The question is that whether Modi could be tripped. The present wave which is building up slowly could gather momentum just before elections. There is perceptible polarisation in UP and Bihar. Both Amit Shah in UP and Sushil Kumar Modi, leader of the Bihar BJP unit, have laid firm foundation in UP and Bihar respectively, for voters’ support for BJP. The party is expected to do extremely well in these two states, apart from in Madhya Pradesh, Rajasthan, Gujarat and Maharashtra. In Karnataka, it would recover some of the lost ground with the return of BS Yeddyurappa. In Tamil Nadu and Kerala, it is likely to win seats which it never did. So the pollsters give clear majority to NDA. The BJP according to surveys could get on its own around 231.
Many others predict around 270. Anything between 230 and 270 would be enough to seal the gaddi of Prime Minister for Modi. His seniors or other baiters would have to swallow their over-powering ambition and wait for another five years. The crucial problem is that Modi is fighting everyone including a powerful element in his own party, the media and the seasoned Modi-baiters for whom anti-Modi activities are a cottage industry with lucrative returns, sans income-tax. But the likes of Bhatts and Teestas have got embroiled in serious criminal charges and could shortly lose all steam to chug on with anti-Modi scheming.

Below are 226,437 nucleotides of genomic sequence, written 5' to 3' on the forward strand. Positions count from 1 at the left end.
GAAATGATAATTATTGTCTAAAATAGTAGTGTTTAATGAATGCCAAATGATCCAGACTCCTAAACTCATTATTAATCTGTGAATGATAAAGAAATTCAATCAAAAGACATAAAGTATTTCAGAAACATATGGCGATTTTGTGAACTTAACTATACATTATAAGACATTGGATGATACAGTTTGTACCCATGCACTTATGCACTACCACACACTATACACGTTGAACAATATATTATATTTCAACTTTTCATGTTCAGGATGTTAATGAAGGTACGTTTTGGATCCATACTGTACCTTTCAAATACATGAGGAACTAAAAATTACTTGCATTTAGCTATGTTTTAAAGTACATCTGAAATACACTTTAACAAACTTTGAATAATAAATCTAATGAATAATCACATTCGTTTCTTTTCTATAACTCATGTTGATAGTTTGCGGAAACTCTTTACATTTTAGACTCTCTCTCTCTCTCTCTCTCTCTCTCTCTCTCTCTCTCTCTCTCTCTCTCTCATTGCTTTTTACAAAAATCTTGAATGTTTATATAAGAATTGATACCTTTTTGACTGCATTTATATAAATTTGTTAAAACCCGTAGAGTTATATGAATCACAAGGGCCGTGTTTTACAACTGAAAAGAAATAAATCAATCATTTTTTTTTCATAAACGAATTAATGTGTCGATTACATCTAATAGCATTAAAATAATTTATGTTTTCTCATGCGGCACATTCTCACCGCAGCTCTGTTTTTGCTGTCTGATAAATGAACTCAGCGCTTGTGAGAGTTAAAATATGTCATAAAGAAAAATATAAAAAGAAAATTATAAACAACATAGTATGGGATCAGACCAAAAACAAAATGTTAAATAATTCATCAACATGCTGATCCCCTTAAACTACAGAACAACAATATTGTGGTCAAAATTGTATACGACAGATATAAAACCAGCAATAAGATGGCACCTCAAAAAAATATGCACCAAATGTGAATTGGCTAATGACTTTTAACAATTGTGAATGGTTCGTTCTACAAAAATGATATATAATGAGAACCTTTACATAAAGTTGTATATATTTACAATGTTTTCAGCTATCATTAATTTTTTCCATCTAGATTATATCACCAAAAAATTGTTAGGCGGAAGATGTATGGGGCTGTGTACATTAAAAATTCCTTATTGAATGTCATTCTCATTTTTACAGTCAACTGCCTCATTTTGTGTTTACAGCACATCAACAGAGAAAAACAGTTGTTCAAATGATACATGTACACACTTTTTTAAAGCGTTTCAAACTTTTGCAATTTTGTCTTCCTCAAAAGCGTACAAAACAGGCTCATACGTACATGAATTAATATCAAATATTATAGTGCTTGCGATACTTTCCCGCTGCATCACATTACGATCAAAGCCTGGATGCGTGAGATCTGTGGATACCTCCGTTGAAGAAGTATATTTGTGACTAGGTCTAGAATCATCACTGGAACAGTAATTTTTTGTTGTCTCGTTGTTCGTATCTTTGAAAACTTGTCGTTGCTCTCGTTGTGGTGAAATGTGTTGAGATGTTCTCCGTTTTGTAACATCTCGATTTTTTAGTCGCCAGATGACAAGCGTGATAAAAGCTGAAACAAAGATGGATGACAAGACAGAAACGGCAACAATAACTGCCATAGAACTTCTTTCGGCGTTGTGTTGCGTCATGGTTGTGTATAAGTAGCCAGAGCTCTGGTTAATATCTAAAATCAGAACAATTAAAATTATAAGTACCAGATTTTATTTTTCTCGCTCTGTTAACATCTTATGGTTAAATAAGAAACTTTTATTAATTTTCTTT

The Congress’ dirty tricks department has tried to pin on him various scandals including an allegation of involvement with a woman. It all failed. Presently, it seems better sense has prevailed on Rahul Gandhi. He has put a stop to too much Modi-baiting. He has realised or made to realise that all attempts to defame or to pin him with some scandals has ricocheted. So for the present one expects a wave for BJP fanned by Modi. Unless there is divine interception, May 2014 could see him anointed as Prime Minister of India.
That will open an unforgettable and historic chapter in political history. Fall of former stalwarts, of the corrupt both in politics and bureaucracy and a new era for the media, security for women through extreme threat of sure punishment, development and job opportunities. Ideas, unlike in the case of Manmohan Singh, would be implemented. That would be a good beginning.
By Vijay Dutt